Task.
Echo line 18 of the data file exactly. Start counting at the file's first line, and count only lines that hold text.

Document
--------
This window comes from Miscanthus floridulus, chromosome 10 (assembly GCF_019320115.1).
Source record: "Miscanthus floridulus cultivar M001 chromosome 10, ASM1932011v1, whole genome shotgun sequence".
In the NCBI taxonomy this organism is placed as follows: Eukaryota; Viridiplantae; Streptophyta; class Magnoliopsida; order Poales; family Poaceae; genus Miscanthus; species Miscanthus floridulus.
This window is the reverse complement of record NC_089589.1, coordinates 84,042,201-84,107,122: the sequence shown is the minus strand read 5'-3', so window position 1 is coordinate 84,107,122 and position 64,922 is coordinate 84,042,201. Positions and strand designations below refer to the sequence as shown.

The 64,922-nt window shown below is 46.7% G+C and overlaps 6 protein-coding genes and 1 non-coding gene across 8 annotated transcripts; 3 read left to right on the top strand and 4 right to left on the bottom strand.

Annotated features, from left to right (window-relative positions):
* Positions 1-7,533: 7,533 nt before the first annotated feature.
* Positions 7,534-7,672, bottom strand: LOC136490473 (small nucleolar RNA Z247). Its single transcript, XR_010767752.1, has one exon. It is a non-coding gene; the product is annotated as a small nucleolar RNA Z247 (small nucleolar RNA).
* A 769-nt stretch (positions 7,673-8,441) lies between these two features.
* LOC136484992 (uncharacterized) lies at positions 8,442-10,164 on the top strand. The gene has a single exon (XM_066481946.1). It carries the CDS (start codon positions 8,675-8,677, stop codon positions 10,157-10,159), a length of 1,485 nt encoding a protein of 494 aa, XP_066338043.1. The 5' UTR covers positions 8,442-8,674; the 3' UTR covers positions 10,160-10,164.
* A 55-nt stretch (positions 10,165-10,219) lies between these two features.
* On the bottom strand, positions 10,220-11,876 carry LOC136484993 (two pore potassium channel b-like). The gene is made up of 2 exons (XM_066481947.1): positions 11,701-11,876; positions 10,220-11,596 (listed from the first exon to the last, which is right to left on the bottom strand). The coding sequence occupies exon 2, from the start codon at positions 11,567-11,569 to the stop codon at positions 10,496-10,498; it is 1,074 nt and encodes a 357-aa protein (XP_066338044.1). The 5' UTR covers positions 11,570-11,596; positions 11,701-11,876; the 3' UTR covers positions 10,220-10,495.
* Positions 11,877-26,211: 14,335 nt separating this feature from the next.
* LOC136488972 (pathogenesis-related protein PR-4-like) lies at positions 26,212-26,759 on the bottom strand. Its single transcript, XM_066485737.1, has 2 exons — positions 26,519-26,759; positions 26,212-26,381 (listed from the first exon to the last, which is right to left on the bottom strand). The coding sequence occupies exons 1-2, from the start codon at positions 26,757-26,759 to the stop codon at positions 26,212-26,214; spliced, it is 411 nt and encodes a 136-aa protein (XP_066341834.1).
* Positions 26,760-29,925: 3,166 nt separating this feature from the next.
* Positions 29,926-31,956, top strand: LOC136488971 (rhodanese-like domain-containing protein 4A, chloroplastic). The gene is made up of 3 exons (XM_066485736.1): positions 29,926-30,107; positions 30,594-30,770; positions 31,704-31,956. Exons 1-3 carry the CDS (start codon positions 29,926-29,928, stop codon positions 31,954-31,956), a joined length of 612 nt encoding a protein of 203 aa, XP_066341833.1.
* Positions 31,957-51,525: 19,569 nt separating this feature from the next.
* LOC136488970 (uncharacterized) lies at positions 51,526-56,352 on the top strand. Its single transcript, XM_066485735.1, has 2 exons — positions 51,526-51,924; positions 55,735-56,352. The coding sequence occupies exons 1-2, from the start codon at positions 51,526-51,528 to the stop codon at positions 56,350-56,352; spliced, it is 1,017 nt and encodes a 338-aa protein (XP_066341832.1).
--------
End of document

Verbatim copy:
* LOC136488970 (uncharacterized) lies at positions 51,526-56,352 on the top strand. Its single transcript, XM_066485735.1, has 2 exons — positions 51,526-51,924; positions 55,735-56,352. The coding sequence occupies exons 1-2, from the start codon at positions 51,526-51,528 to the stop codon at positions 56,350-56,352; spliced, it is 1,017 nt and encodes a 338-aa protein (XP_066341832.1).